She was ‘a great role model for women in physics.’
Rice physicist and beloved faculty member Marjorie Corcoran was killed Feb. 3 when a light-rail train struck her while she was bicycling across the tracks on Fannin Street.
“Marjorie was a much-admired longtime professor of physics and astronomy who worked tirelessly on behalf of her students, Rice and STEM education,” wrote President David Leebron and Provost Marie Lynn Miranda in a memo to the Rice community.
They noted that Corcoran served as the first speaker of Rice’s Faculty Senate when it was formed in 2005.
Corcoran studied experimental particle physics to better understand the most elementary constituents of matter. In an article in Rice Magazine in 2010, she said, “My field of research picked me. I became interested in particle physics when I was in the seventh or eighth grade. I was reading about it and said, ‘Wow! This is so amazing.’ It went on from there.”
Corcoran came to Rice in 1980, but she had already begun her research at Fermilab while a graduate student at Indiana University. In earlier work at Fermilab, she was part of the KTeV experiment, which searched for an explanation to the matter-antimatter asymmetry of the universe. In the B-Physics group she continued the theme of seeking an understanding to this asymmetry.
In recent years, she and her students made important contributions to the KTeV and D0 experiments at Fermilab and played a leading role in detector construction for the new muon-to-electron-conversion experiment (Mu2e), which seeks to understand how heavy leptons decay. Her research focused on CP violation, tests of fundamental symmetries and searches for physics beyond the Standard Model of particle physics that has been successful in describing all known experimental results. She was a co-convener of the Fermilab physics group that studies particles containing the b-quark. Corcoran’s interest in physics beyond the Standard Model included a new initiative, the Mu2e experiment.
In 2012, Corcoran was among the faculty members who received a grant from the Faculty Initiatives Fund. Her proposal was to introduce students to medical physics through a collaboration with the MD Anderson Cancer Center. The grant supported a summer internship program that allowed Rice students to gain hands-on experience in the rapidly growing field of medical physics, particularly in proton therapy for cancer patients.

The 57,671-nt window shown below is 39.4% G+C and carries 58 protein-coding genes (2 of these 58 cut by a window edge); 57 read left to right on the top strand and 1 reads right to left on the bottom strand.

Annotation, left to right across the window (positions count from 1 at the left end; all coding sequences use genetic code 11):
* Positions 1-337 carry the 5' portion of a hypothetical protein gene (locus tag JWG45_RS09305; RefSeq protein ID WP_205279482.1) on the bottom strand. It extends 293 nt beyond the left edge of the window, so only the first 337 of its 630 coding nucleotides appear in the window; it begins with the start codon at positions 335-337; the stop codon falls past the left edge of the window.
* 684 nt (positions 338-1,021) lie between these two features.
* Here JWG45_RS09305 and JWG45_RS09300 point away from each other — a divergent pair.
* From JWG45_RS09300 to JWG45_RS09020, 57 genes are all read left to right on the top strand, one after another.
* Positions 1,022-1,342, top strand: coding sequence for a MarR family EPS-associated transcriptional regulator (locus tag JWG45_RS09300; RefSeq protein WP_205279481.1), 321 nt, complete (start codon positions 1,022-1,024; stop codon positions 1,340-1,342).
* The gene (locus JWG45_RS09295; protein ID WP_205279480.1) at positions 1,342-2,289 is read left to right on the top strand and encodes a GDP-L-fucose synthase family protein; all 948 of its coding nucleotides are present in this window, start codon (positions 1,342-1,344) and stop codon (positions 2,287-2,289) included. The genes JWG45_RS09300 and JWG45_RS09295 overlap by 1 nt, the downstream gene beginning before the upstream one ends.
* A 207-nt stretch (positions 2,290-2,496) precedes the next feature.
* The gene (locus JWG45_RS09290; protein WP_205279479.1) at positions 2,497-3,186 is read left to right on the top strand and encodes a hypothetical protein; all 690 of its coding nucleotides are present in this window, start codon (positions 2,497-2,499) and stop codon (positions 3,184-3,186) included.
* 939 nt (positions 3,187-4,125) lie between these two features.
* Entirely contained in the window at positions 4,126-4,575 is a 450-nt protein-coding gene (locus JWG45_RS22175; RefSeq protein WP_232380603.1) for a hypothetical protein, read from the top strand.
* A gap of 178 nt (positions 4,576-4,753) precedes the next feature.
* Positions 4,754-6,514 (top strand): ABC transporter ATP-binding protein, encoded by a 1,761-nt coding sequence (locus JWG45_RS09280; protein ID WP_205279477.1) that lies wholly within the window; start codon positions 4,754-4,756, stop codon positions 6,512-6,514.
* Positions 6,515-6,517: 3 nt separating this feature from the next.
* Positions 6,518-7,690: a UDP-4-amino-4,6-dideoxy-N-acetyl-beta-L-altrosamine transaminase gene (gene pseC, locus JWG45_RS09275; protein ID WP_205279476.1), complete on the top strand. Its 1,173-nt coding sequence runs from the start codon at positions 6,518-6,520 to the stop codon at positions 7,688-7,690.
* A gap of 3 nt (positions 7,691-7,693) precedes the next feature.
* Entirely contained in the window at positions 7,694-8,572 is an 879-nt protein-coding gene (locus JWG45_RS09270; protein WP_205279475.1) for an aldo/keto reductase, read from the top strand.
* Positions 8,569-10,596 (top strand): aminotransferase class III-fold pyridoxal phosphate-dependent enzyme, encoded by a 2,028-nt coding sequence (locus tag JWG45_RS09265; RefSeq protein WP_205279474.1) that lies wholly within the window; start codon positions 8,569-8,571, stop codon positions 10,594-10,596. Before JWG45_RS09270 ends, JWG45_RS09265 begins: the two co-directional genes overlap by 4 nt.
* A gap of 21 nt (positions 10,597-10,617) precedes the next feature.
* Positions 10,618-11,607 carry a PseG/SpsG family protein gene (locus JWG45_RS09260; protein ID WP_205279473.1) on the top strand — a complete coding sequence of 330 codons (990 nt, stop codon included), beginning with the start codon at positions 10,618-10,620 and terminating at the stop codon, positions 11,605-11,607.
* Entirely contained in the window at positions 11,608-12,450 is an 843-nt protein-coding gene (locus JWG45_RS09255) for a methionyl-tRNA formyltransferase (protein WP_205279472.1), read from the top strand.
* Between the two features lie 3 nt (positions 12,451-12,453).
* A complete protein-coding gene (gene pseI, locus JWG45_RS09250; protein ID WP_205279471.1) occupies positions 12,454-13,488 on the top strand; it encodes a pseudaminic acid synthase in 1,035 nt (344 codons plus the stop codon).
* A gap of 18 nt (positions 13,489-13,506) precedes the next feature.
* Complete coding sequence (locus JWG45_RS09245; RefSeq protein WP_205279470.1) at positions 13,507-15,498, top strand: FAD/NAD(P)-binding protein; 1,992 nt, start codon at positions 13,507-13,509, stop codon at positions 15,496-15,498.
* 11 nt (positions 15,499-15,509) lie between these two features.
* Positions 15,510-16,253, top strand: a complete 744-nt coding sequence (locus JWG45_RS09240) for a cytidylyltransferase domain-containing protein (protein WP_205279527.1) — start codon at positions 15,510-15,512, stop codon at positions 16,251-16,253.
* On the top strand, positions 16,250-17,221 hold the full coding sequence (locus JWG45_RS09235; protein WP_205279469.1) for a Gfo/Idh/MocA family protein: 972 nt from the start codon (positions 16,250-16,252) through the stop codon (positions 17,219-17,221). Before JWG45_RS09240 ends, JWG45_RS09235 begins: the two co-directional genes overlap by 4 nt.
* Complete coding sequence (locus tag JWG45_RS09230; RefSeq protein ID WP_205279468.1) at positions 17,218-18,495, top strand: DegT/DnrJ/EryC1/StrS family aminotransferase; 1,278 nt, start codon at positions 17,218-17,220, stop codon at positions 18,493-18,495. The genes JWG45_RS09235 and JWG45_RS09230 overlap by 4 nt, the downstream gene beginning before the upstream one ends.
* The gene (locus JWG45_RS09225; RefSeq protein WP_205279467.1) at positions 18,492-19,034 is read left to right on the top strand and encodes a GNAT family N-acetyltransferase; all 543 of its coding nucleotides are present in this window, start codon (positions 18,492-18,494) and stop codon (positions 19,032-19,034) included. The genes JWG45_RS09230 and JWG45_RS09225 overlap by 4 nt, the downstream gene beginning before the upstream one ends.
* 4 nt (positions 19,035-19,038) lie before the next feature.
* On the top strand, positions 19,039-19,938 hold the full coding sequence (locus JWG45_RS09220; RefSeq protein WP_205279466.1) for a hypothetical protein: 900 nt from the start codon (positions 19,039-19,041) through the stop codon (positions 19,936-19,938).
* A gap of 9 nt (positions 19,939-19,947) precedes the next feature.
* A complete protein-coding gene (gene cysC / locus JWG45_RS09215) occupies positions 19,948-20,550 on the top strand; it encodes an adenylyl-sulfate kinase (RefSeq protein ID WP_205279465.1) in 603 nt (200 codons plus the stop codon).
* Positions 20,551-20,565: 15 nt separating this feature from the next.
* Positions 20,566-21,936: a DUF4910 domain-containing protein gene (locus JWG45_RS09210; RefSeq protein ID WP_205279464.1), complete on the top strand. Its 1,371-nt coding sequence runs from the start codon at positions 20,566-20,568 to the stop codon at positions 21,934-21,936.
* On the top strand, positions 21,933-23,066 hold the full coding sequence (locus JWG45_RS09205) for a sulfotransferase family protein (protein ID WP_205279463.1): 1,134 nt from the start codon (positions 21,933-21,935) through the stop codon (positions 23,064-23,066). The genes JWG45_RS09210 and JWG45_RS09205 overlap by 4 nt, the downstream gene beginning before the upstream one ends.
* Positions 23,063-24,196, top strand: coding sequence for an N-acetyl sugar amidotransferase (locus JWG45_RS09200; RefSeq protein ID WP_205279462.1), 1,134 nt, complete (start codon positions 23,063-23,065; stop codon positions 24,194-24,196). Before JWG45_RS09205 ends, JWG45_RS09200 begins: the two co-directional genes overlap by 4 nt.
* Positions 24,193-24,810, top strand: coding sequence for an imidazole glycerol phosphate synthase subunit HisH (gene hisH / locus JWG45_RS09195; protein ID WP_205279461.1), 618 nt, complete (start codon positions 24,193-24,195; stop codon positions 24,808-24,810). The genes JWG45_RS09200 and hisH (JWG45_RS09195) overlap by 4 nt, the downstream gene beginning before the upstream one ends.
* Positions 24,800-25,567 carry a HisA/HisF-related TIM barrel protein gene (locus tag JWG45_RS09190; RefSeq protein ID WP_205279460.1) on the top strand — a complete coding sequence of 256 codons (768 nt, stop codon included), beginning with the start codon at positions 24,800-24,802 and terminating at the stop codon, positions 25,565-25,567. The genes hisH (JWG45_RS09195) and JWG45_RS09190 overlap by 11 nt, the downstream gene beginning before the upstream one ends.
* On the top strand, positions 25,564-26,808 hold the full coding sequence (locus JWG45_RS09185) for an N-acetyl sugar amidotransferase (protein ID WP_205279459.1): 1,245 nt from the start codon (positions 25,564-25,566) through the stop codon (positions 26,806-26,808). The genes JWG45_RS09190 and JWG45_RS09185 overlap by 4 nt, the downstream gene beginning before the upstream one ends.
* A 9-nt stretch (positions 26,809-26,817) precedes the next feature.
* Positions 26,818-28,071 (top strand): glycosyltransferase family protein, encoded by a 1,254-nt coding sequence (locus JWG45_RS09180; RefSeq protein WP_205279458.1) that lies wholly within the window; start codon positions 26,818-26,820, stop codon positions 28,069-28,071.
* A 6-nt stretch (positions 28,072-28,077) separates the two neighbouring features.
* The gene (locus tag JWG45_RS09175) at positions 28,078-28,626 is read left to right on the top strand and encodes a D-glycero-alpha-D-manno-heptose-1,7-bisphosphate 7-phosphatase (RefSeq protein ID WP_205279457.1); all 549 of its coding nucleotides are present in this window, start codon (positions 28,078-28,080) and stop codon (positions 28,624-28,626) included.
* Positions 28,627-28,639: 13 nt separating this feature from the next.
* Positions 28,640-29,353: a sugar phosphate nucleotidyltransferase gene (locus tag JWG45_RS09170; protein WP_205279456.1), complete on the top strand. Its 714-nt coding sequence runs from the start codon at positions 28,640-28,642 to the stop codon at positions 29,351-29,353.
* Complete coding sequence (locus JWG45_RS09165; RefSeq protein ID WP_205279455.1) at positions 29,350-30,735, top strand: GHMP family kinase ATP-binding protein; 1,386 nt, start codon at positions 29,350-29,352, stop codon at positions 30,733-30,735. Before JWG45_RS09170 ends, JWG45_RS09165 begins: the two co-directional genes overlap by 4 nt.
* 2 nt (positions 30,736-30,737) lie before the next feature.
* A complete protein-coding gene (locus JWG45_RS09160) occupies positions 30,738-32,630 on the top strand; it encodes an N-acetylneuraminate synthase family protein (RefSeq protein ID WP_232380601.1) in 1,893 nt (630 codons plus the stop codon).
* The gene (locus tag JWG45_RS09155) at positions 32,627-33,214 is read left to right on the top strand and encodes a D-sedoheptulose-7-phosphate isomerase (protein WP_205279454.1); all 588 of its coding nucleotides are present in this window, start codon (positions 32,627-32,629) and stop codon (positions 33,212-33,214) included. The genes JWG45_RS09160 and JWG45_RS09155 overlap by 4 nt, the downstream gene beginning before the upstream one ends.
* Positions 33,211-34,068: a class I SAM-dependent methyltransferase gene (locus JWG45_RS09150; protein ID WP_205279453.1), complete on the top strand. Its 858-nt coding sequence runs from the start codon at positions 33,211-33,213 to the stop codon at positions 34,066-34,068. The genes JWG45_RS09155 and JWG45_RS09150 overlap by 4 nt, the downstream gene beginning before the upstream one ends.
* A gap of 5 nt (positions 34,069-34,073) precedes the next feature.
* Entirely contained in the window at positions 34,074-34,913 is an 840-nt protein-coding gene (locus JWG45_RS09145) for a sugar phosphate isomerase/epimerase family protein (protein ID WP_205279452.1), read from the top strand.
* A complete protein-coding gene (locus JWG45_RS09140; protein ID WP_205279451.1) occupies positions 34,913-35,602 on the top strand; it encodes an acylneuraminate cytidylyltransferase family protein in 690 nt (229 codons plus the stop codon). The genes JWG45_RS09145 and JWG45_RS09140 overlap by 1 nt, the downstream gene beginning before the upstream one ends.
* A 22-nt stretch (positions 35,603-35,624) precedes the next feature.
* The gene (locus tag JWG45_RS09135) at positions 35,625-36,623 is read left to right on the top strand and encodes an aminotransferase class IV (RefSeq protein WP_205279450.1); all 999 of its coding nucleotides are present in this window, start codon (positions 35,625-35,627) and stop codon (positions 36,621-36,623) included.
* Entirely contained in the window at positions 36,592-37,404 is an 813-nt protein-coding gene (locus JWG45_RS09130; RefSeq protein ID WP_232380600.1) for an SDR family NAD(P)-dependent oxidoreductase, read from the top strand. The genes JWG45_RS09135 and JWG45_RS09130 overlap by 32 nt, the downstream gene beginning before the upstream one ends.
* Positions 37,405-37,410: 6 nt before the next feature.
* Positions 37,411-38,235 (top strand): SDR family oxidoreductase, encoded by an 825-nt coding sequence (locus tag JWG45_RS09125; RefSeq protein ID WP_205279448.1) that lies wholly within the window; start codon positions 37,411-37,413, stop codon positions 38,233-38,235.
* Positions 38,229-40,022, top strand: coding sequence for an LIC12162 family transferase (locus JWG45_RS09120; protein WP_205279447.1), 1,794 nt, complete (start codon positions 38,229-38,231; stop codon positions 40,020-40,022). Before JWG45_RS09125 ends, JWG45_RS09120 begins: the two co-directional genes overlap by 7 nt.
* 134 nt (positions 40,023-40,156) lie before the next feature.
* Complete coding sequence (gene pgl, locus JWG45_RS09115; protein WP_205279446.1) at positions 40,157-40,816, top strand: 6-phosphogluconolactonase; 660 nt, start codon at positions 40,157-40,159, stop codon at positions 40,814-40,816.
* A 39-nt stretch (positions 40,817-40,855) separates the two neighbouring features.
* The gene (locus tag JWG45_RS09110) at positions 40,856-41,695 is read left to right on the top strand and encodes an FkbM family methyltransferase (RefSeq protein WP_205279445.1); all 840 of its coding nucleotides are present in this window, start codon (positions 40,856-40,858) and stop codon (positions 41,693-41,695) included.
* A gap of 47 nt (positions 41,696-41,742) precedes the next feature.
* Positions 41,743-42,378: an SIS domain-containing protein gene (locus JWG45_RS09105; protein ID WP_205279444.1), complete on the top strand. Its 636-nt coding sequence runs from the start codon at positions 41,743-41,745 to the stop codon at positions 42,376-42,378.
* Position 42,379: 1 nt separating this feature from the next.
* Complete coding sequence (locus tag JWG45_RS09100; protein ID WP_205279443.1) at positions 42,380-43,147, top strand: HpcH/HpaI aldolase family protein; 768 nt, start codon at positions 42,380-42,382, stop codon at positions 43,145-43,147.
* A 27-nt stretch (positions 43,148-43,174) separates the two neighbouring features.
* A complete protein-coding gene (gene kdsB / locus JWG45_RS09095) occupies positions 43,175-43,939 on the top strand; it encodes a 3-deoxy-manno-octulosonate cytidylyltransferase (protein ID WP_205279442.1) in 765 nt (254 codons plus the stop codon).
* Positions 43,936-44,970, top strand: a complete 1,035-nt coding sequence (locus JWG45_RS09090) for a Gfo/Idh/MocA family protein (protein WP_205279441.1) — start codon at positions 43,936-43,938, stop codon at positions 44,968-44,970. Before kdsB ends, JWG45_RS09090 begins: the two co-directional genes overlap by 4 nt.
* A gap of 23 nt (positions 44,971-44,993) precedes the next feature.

An advocate for women in science, Corcoran supervised a number of Rice graduate students’ theses and dissertations. She was a fellow of the American Physical Society and served on its Division of Particles and Fields Executive Committee. She convened the sessions on heavy quark properties at the 2010 International Conference of High Energy Physics in Paris. Corcoran received the Distinguished Scientist Award from the University of Wisconsin Physics Department. She worked tirelessly with students and educators and created the ongoing Quarknet high school teacher program in 2004. Just this past month, she co-organized a Rice-hosted, APS-sponsored Conference for Undergraduate Women in Physics. In January 2015 the American Physical Society named Corcoran “Woman Physicist of the Month” and noted that she was “a leader in the particle physics community and a great role model for women in physics.”
“Our hearts go out to Marjorie’s husband and their three children, one of whom received his degree at Rice, and to the students and faculty members who studied and worked with her,” Leebron and Miranda said. “We have lost a truly gifted and dear member of the Rice community.”
The Corcoran family welcomes those who were especially close to Professor Corcoran to join the family memorial service. The visitation will be at 2 p.m. Friday, Feb. 10, followed by a memorial service from 3 to 4 p.m. at Bradshaw-Carter Memorial and Funeral Services, 1734 West Alabama St. The family asks that in lieu of customary remembrances, any donations be directed to Save the Children or the charity of your choice.
Rice plans to have a memorial service later in the spring semester to allow time for former students and members of the particle physics community to make arrangements to travel to Houston and come together with the Rice community to mourn the loss of Corcoran.
The Department of Physics and Astronomy has set up two areas in memory of Corcoran: one in Herman Brown Hall on the second floor near the elevator, and one in Brockman Hall for Physics on the second floor in front of the Physics and Astronomy Department’s office suite. Note cards are available at each location for writing a memory or condolence to the family. “We will ensure your messages reach her family,” Miranda said.